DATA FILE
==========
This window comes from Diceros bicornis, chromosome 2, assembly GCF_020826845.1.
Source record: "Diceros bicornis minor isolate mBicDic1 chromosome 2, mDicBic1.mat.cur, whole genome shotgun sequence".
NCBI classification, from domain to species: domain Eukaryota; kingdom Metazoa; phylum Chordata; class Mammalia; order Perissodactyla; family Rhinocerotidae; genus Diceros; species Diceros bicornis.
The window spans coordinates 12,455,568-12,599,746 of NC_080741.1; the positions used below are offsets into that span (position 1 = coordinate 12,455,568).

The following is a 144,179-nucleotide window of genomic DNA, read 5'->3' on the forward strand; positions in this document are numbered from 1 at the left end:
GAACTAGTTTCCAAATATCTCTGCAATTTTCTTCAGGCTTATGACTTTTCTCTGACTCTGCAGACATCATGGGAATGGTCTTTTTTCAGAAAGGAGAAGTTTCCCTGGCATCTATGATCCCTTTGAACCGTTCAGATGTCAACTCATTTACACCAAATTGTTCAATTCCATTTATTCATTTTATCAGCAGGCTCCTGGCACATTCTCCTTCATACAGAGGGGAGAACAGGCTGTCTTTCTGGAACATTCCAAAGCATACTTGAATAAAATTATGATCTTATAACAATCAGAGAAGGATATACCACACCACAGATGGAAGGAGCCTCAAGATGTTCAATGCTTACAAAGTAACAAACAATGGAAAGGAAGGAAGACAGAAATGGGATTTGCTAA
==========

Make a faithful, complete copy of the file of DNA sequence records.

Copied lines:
This window comes from Diceros bicornis, chromosome 2, assembly GCF_020826845.1.
Source record: "Diceros bicornis minor isolate mBicDic1 chromosome 2, mDicBic1.mat.cur, whole genome shotgun sequence".
NCBI classification, from domain to species: domain Eukaryota; kingdom Metazoa; phylum Chordata; class Mammalia; order Perissodactyla; family Rhinocerotidae; genus Diceros; species Diceros bicornis.
The window spans coordinates 12,455,568-12,599,746 of NC_080741.1; the positions used below are offsets into that span (position 1 = coordinate 12,455,568).

The following is a 144,179-nucleotide window of genomic DNA, read 5'->3' on the forward strand; positions in this document are numbered from 1 at the left end:
GAACTAGTTTCCAAATATCTCTGCAATTTTCTTCAGGCTTATGACTTTTCTCTGACTCTGCAGACATCATGGGAATGGTCTTTTTTCAGAAAGGAGAAGTTTCCCTGGCATCTATGATCCCTTTGAACCGTTCAGATGTCAACTCATTTACACCAAATTGTTCAATTCCATTTATTCATTTTATCAGCAGGCTCCTGGCACATTCTCCTTCATACAGAGGGGAGAACAGGCTGTCTTTCTGGAACATTCCAAAGCATACTTGAATAAAATTATGATCTTATAACAATCAGAGAAGGATATACCACACCACAGATGGAAGGAGCCTCAAGATGTTCAATGCTTACAAAGTAACAAACAATGGAAAGGAAGGAAGACAGAAATGGGATTTGCTAA